# Rationnal functions

1. Feb 26, 2006

### quasar987

Consider $p_n(z)$ and $q_d(z)$ two polynomials over $\mathbb{C}[/tex], which can be factorized like so: $$p_n(z) = a_n (z-z_1)^{n_1}...(z-z_{k})^{n_k}$$ $$q_d(z) = b_d(z-\zeta_1)^{d_1}...(z-\zeta_{m})^{d_m}$$ ([itex]\sum^k n_i =n \ \ \ \sum^m d_i =d$)

and the rationnal function $R: \mathbb{C}\cup \{\infty\} \rightarrow \mathbb{C}\cup \{\infty\}$ defined by

$$R(z) = \frac{p_n(z)}{q_d(z)}$$ if $$z \neq \zeta_i, \infty$$

$$R(\zeta_i) = \infty$$

$$R(\infty) = \left\{ \begin{array}{rcl} \infty & \mbox{if} & n>d \\ \frac{a_n}{b_n} & \mbox{if} & n=d \\ 0 & \mbox{if} & n<d \end{array}\right$$

I fail to see why R(z) has exactly $max\{n,d\}$ roots and poles. It seems to me the number of roots is equal to k or k+1 in the case of n<d and the number of poles is m or m+1 in the case of n>d.

Last edited: Feb 26, 2006
2. Feb 26, 2006

### shmoe

They are counting with multiplicity, e.g. z^2 has 2 zeros at z=0.

3. Feb 26, 2006

### Hurkyl

Staff Emeritus
Don't forget that you are assuming that $z_i \neq \zeta_j$. (But that has nothing to do with your confusion)

Last edited: Feb 26, 2006
4. Feb 26, 2006

### quasar987

I also investigated that possibility. But even so, counting with multiplicity, R has n or n+1 roots and d or d+1 poles.

5. Feb 26, 2006

### Hurkyl

Staff Emeritus
You have to count multiplicity at infinity too.

6. Feb 26, 2006

### quasar987

What does that mean?

7. Feb 26, 2006

### Hurkyl

Staff Emeritus
Your function may have a multiple root/pole at infinity, just like it may have a multiple root/pole at any other number. You have to count the multiplicity of the root/pole at infinity, just like you have to count the multiplicity of the roots/poles at all the other numbers.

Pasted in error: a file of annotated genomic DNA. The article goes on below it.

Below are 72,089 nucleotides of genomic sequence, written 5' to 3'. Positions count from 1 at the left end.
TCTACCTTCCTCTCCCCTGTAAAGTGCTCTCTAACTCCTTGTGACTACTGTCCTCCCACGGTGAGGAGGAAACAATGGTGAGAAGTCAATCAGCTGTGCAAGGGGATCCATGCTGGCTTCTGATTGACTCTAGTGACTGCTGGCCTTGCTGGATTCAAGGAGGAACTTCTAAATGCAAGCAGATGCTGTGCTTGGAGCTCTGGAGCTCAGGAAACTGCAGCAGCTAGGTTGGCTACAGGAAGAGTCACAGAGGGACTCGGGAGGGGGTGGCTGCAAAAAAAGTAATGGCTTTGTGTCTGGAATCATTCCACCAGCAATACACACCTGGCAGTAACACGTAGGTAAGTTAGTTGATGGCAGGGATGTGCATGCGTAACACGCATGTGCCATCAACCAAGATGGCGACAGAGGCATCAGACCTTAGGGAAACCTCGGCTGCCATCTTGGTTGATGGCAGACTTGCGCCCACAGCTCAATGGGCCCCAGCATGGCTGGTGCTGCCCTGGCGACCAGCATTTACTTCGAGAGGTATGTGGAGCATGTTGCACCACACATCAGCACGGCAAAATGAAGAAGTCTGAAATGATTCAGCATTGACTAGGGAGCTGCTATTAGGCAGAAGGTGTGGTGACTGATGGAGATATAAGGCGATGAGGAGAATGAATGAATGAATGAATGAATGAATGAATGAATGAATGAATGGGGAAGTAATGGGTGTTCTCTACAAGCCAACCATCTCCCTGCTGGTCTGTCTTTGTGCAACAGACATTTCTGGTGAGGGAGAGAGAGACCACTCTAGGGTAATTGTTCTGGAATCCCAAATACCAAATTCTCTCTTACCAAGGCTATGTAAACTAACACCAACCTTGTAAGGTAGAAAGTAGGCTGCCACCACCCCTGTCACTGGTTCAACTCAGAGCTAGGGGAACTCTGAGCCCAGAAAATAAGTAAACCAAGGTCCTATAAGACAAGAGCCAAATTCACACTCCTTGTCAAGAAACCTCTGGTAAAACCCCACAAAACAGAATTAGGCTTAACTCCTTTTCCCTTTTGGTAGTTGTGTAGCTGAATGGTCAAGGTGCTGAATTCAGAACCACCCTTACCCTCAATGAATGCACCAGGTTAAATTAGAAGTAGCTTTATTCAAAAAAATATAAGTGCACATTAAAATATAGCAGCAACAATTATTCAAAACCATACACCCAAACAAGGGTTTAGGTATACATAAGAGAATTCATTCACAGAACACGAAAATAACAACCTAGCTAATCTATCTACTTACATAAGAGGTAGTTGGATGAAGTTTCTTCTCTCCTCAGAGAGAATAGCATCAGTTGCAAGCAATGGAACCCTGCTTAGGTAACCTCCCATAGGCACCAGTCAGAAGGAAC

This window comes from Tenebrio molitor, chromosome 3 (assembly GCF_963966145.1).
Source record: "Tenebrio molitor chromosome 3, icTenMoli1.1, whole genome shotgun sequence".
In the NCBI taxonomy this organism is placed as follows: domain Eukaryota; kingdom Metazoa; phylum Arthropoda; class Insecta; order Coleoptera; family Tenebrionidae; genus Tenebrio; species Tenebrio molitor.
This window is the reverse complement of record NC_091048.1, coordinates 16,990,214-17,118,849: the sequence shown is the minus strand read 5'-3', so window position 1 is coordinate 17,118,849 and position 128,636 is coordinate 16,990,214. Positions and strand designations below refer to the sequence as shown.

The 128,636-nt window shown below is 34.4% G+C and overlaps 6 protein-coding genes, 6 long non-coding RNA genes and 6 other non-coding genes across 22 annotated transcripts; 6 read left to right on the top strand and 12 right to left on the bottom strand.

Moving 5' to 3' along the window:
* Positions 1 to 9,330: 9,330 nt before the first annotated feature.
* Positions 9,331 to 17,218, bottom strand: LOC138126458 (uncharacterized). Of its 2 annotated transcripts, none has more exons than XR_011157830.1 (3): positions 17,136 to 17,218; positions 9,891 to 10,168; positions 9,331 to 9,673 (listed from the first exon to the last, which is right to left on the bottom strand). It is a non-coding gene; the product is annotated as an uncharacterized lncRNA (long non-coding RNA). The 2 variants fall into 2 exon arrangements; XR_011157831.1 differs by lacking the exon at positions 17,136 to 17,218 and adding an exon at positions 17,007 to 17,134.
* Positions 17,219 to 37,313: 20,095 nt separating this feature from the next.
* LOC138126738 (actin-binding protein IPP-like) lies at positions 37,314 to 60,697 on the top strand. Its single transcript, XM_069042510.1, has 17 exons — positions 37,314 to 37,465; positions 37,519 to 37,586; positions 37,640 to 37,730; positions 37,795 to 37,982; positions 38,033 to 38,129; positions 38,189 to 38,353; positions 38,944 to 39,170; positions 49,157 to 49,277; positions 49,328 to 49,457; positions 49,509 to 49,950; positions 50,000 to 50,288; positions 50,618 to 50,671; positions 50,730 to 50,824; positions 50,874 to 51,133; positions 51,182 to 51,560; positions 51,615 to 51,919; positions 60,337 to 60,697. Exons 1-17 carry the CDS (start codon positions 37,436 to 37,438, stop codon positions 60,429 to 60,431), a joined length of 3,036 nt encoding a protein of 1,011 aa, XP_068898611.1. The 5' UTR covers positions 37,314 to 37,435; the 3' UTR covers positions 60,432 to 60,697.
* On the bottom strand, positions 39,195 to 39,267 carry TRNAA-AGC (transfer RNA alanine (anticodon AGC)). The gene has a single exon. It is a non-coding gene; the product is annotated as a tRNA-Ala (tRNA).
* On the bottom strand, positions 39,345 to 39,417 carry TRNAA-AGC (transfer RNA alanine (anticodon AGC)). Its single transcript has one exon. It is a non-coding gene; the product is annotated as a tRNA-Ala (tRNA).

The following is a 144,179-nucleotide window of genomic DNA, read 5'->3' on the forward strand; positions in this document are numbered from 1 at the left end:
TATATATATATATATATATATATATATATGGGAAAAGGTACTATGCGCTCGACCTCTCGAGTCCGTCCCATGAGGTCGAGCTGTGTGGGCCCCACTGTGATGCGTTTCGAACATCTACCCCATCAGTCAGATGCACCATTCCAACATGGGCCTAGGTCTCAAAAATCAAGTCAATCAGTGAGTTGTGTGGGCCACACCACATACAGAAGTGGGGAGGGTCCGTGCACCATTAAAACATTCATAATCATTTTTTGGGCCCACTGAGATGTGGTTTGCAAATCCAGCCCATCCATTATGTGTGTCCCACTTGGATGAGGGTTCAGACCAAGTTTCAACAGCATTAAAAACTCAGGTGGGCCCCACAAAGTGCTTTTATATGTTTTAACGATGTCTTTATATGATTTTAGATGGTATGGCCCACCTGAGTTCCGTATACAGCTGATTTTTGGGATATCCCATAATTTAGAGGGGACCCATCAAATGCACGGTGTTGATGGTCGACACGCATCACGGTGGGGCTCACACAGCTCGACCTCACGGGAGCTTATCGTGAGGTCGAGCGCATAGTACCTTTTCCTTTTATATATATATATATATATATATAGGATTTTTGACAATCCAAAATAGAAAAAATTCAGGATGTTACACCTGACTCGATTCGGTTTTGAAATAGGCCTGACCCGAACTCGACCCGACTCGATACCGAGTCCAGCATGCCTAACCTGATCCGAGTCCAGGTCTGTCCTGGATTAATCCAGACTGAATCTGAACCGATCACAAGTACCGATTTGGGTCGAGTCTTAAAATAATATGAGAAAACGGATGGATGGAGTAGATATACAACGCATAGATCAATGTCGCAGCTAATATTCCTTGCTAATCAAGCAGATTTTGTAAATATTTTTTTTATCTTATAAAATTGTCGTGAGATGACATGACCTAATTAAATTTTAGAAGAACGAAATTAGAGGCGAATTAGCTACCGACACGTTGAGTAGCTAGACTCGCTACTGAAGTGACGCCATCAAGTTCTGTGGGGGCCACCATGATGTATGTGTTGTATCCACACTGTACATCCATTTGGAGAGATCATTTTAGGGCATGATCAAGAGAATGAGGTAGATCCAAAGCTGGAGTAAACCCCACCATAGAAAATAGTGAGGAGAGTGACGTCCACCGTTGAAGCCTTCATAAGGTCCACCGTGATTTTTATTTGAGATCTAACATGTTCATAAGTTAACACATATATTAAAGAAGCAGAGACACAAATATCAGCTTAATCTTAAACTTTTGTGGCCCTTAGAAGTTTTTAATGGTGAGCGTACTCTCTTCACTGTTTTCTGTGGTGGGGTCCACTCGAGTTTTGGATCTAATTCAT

8. Feb 26, 2006

### quasar987

But for the roots/poles in $\mathbb{C}$, I know what their order of multiplicity are by looking at the number $n_i/d_i$ respectively. How do I know what the multiplicity is at infinity?!

9. Feb 26, 2006

### Hurkyl

Staff Emeritus
I don't know how your book defines the multiplicity of a root/pole at infinity. What does its definition say?

10. Feb 26, 2006

### quasar987

It is not defined. I am using the definition from a linear algebra book my Lay, which says that the order of multiplicity of an eigenvalue $a$ is the power of $(\lambda-a)$ in the caracteristic polynomial.

11. Feb 26, 2006

### Hurkyl

Staff Emeritus
Well, as you could guess from the answer, a function that looks asymptotically like x^k has a pole of order k at infinity, and similarly for one that looks like x^-k.

12. Feb 26, 2006

### quasar987

Is that a formal definition?

13. Feb 26, 2006

### Hurkyl

Staff Emeritus
I don't remember what the formal definition is. I just remember that that's what you want to get out of it.

14. Feb 26, 2006

### quasar987

Thanks Hurky, but it seems unlike our teacher to just throw stuff at us that we can't prove for ourself very easily. I'll ask him for more details.

15. Feb 27, 2006

### shmoe

The order of the pole/zero at infinity of $$f(z)$$ is usually defined to be the order of the pole/zero of $$f\left(\frac{1}{z}\right)$$ at zero.